More importantly, they reminded us that these two groups are deeply tied to one another. Many of the 11 million undocumented immigrants residing in the United States identify as LGBT. Some of them are married to same-sex partners in states where they are legally permitted to do so, but are left “with the painful choice between staying with the person they love or staying in the country they love,” as stated by White House spokesperson Shin Inouye in a recent Senate Judiciary Committee hearing.
Uruguay’s lower house passed the Ley de Matrimonio Igualitario (Marriage Equality Law) with a wide margin—81 votes in favor out of 87 total votes—last night, sending it to the Senate where it is expected to be approved. The law recognizes all marriages as legal and provides the same rights and responsibilities for both genders under a civil union.
The new law would also allow couples to decide which surname goes first when they name their children—breaking a tradition in Latin America that gives priority to the father’s name. This measure would replace Uruguay’s 1912 divorce law, which gives only women the right to break their vows without cause.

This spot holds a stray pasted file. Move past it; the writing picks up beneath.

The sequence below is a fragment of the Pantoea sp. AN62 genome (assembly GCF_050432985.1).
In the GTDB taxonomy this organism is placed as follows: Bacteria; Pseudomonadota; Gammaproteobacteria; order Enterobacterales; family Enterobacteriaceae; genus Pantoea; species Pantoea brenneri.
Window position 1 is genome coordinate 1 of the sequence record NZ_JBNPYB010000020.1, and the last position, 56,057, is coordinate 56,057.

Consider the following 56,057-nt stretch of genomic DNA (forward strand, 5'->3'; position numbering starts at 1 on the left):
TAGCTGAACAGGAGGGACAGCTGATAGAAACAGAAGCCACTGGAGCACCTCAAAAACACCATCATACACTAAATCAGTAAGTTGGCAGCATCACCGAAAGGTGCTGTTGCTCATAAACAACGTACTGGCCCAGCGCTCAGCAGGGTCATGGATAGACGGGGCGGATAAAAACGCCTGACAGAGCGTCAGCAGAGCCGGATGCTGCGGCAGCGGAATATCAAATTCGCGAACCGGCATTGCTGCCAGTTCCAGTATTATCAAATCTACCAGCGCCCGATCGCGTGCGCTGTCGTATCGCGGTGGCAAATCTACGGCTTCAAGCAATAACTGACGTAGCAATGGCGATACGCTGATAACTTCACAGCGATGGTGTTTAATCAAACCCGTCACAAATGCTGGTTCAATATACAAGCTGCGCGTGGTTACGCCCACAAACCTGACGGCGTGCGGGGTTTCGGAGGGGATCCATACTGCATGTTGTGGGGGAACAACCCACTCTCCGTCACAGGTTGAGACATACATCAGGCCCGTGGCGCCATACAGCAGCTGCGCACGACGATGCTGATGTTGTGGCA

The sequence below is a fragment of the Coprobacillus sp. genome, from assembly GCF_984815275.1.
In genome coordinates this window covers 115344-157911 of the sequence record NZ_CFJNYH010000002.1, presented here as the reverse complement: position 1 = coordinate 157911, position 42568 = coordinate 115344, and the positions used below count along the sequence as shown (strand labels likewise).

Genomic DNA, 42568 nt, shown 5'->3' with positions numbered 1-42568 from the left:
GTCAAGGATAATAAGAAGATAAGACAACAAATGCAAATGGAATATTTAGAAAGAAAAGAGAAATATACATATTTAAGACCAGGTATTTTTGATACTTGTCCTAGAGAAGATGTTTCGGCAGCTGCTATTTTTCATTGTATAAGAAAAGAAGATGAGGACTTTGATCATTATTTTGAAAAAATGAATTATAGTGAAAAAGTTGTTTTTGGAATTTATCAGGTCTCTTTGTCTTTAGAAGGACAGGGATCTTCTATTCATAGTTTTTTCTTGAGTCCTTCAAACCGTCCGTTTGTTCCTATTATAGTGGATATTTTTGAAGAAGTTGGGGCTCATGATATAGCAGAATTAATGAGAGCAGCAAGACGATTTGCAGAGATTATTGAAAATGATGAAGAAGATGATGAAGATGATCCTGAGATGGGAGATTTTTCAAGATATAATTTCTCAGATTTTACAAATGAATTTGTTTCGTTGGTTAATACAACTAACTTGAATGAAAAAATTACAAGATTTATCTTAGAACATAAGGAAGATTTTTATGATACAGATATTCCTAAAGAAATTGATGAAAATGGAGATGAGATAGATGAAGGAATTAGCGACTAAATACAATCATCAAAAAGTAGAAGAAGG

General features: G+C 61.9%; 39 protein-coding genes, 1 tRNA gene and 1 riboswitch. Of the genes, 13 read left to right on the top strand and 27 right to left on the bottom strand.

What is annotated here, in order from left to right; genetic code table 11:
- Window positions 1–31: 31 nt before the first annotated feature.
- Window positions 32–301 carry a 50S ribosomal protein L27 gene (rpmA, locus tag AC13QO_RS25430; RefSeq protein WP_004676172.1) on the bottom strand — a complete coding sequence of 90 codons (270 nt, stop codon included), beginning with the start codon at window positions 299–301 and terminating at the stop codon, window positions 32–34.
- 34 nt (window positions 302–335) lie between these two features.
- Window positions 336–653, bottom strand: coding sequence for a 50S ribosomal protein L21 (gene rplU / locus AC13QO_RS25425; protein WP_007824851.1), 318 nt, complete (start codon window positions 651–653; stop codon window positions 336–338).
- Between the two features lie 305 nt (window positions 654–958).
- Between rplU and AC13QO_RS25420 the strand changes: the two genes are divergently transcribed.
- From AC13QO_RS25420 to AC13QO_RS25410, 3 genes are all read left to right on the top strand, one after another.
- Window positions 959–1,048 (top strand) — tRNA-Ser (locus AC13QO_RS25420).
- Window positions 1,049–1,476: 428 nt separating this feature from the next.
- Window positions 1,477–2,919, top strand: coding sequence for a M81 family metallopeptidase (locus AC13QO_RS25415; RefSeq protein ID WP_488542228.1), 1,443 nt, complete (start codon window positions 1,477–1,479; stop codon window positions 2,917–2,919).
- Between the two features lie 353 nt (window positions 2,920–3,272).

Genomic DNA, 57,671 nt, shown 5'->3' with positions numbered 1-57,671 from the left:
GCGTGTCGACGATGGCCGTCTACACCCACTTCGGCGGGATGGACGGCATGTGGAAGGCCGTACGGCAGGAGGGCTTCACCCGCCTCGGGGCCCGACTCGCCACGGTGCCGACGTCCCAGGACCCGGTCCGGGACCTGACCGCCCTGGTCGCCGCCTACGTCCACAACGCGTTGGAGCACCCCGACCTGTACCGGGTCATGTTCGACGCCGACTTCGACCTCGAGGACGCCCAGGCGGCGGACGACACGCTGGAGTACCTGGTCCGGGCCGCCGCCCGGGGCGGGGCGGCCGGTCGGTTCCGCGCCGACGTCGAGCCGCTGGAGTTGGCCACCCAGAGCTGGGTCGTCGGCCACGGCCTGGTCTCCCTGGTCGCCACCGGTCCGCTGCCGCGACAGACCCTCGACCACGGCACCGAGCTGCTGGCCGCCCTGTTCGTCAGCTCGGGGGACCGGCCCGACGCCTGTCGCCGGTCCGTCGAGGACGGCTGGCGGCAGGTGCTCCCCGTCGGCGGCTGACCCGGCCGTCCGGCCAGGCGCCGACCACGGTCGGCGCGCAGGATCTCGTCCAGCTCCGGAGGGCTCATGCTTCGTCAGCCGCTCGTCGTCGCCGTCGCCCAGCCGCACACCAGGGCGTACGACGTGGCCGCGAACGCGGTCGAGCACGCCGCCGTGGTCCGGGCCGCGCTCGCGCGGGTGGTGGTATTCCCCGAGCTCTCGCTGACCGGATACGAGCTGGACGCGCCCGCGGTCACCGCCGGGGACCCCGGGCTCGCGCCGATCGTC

Legalizing same-sex marriage has been one of the main policy objectives of the ruling Frente Amplio (Broad Front—FA), the same party that has promulgated laws decriminalizing abortion and allowing state-controlled sales of marijuana in an attempt to blunt drug-related crime.
If the bill is signed into law, Uruguay would become the second Latin American country to legalize same-sex marriage; Argentina was the first in 2010.
Javier Corrales and Mario Pecheny, co-editors of The Politics of Sexuality in Latin America: A Reader in Lesbian, Gay, Bisexual and Transgender Rights, point to growing secularization and stronger activism as key factors in the advancement of lesbian, gay, bisexual, and transgender (LGBT) rights. The Netherlands, Belgium, Spain, Canada, South Africa, Norway, Sweden, Portugal, Iceland, Argentina, and Denmark have marriage equality on the books.